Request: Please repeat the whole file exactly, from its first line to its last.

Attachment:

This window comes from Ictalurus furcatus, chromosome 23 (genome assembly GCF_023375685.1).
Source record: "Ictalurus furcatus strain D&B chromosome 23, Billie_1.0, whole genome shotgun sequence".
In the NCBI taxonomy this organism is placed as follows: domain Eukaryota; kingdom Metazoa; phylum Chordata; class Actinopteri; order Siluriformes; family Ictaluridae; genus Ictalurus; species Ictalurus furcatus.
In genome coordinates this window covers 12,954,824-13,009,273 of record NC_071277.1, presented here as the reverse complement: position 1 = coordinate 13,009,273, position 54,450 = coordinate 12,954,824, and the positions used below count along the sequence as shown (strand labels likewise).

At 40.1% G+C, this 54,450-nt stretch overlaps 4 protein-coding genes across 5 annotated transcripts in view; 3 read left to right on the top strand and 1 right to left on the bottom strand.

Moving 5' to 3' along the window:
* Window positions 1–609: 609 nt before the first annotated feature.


This window comes from Ictalurus furcatus, chromosome 23 (genome assembly GCF_023375685.1).
Source record: "Ictalurus furcatus strain D&B chromosome 23, Billie_1.0, whole genome shotgun sequence".
In the NCBI taxonomy this organism is placed as follows: domain Eukaryota; kingdom Metazoa; phylum Chordata; class Actinopteri; order Siluriformes; family Ictaluridae; genus Ictalurus; species Ictalurus furcatus.
In genome coordinates this window covers 12,954,824-13,009,273 of record NC_071277.1, presented here as the reverse complement: position 1 = coordinate 13,009,273, position 54,450 = coordinate 12,954,824, and the positions used below count along the sequence as shown (strand labels likewise).

At 40.1% G+C, this 54,450-nt stretch overlaps 4 protein-coding genes across 5 annotated transcripts in view; 3 read left to right on the top strand and 1 right to left on the bottom strand.

Moving 5' to 3' along the window:
* Window positions 1–609: 609 nt before the first annotated feature.